I’ll admit, most of the time when I play tennis, I try to blast my first serve in as hard as I can. After all, it’s fun to hit fast serves when everything is going well. I usually get so wrapped up in trying to hit a hard serve that I don’t think about direction at all. My only goal is to hit it in the service box with a lot of pace.
I am using my good ol’ Wilson Pro Staff 97. And it was a blast. I highly recommend it to any intermediate and advanced players. Oh, and by the way, you can check my short review of the racquet here and is a part of Seth’s Intermediate Tennis Racquet Guide.
Last week during a doubles match, I was playing with my very good friend Seth, on the ad side of the court. One of our opponents served wide to my backhand each time during the first game. This was incredibly effective, as I was struggling to return the serve back crosscourt. Most of my returns were getting picked off by the net player. My opponent easily held serve.
The next time he was up to serve again, he went right back to the backhand side. This pattern continued throughout the night. As I grew frustrated with his partner picking off my returns, I tried hit the ball harder and at a sharper angle. This only led to errors. The most surprising part about this match was that this particular opponent has a monster serve.
Yet, he chose to reduce the pace and place it wide each time. My first thought was “why aren’t you crushing your serves at me?”. There’s nothing more satisfying than feeling a huge serve come off the racquet face just right!
But the effectiveness with which he was winning points by simply placing the ball in the right spot made me second guess my whole serve strategy. The thing my opponent realized was that I’m pretty good at returning fast serves that are hit at my body or to my forehand side, but I struggle with even moderate pace serves hit extremely wide to my backhand.
He also knew that it’s much more difficult to hit a huge serve with perfect placement. So rather than go for extreme pace, he turned it down a bit and went for accuracy. The lesson that I took from this match was that I need to think about more than just pace when I step up to the line to serve.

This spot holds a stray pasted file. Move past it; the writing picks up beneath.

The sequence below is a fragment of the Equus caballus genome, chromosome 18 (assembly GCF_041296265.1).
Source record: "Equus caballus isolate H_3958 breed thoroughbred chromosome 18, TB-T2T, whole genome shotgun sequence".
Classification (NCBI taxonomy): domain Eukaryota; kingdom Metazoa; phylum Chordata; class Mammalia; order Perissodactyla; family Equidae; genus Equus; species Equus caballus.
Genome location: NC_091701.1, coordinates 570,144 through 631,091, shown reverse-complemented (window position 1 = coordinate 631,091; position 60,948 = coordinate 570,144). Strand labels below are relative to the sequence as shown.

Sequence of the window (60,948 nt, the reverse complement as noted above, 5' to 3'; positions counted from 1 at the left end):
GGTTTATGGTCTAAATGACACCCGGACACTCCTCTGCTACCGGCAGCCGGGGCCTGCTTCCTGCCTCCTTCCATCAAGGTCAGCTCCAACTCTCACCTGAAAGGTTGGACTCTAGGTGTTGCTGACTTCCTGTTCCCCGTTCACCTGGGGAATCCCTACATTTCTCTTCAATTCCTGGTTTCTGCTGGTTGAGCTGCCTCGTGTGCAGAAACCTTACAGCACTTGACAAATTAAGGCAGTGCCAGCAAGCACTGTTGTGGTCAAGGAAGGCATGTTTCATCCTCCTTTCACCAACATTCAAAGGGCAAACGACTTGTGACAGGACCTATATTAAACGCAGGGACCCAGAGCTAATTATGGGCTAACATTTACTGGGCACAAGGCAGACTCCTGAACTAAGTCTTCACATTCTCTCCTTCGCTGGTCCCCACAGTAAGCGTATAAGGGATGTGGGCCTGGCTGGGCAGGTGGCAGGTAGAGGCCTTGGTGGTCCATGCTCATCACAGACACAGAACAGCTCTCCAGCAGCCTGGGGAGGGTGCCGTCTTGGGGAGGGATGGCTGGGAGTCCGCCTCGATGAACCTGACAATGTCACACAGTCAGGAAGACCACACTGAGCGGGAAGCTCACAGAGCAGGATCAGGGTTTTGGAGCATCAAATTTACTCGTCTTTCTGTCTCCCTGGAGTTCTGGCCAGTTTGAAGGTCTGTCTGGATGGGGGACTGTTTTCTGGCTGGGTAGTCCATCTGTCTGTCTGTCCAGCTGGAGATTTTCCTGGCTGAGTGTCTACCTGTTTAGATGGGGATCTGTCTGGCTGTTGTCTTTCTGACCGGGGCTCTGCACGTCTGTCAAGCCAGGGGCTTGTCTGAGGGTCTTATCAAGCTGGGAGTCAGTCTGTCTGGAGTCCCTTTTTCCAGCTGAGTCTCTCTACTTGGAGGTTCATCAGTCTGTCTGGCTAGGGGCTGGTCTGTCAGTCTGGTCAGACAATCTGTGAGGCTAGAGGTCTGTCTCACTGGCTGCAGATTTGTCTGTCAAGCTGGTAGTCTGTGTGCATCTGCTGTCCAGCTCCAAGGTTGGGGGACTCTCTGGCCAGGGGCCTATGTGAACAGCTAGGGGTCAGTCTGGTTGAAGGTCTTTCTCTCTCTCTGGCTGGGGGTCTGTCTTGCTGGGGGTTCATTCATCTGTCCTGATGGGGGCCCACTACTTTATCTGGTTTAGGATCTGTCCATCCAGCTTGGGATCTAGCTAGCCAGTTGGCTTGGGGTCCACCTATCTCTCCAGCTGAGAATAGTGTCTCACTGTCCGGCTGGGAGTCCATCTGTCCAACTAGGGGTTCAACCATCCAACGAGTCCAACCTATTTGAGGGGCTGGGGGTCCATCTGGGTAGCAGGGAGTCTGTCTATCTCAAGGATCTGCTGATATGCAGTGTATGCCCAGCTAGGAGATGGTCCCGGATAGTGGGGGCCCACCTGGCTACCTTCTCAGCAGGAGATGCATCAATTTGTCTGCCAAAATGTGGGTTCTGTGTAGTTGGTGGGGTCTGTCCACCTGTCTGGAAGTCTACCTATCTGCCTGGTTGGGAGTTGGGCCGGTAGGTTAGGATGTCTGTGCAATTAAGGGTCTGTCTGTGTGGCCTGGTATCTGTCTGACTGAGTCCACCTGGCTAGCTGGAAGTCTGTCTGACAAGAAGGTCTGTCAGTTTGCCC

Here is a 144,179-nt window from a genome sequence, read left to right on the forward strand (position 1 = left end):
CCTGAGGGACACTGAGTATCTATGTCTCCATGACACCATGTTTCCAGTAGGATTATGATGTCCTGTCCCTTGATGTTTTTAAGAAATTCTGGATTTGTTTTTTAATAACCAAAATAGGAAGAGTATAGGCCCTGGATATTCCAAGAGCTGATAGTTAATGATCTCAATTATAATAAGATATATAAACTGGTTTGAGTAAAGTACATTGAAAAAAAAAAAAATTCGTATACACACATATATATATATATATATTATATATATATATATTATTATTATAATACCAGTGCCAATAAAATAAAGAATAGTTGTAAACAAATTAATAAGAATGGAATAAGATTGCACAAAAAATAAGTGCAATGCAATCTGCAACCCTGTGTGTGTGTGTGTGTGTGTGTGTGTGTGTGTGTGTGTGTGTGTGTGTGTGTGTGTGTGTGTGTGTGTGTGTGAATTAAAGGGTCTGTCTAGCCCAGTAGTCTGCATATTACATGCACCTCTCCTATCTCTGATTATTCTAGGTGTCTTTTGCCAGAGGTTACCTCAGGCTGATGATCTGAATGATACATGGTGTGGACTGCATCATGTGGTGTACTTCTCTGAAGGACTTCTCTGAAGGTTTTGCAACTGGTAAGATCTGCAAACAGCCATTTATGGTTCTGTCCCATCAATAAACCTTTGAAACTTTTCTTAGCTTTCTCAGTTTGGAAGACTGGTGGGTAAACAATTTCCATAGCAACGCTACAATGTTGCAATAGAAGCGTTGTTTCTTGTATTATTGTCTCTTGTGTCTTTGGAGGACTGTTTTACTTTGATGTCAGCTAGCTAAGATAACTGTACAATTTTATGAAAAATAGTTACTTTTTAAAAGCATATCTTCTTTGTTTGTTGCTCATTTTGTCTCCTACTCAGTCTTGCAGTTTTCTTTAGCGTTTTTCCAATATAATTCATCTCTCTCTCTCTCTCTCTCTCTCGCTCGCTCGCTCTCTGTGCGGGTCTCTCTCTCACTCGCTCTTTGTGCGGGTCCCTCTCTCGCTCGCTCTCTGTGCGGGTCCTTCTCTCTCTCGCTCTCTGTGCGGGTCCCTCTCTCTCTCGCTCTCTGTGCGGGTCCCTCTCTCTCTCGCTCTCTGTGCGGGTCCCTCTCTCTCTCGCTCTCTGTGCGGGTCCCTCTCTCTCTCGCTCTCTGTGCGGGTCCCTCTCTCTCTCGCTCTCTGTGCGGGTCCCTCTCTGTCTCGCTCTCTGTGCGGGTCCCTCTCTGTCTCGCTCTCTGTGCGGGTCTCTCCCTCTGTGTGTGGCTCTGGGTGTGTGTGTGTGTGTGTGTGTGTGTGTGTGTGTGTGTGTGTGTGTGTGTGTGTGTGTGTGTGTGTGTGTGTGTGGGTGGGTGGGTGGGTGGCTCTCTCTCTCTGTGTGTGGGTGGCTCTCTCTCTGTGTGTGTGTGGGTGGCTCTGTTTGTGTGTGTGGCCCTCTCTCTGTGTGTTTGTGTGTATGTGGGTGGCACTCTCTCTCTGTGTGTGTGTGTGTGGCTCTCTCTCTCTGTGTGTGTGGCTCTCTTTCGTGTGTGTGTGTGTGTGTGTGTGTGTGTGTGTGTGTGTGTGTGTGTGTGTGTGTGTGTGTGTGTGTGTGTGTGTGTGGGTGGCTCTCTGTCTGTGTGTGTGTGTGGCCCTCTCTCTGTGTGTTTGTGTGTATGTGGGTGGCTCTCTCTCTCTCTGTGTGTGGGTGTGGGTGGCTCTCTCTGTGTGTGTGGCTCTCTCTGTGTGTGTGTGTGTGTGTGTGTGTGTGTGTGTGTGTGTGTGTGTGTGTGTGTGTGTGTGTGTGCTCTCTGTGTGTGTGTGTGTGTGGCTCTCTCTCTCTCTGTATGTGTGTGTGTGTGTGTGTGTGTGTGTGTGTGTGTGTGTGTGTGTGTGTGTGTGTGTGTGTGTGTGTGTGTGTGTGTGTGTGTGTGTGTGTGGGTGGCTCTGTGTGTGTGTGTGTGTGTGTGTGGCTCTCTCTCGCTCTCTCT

I need to have a gameplan each time! If my opponent struggles with any type of pace, then I don’t really need to worry about serve placement as much. I should try to get the ball in with a good amount of pace. However if my opponent is good at returning heavy serves, I need to have a different plan.
Does my opponent struggle with the backhand return? Then I need to place the ball to their backhand side consistently.
Does he stand flat-footed when I serve? Perhaps I should try to serve into his body.
Is he cheating over to the left or right when he lines up for the return? Maybe I need to hit the ball to the other side.
Is my opponent shorter? If I have a strong kick serve than I might be able to kick the ball up out of his strike zone.
I’ve also played opponents who have no trouble returning a heavy serve to either side, as they simply block it back into play. But if I hit a soft second serve, the unforced errors start to pile up. These players have a tough time generating their own pace on the ball.
The more effective play just might be to hit slower serves during the entire match. The main point to remember is that there is more to a good service game than simply being able to hit the ball hard.
It’s much more important to figure out what my opponent struggles with and try to exploit it. And this may mean turning down the serve a bit so that I can hit my spots consistently.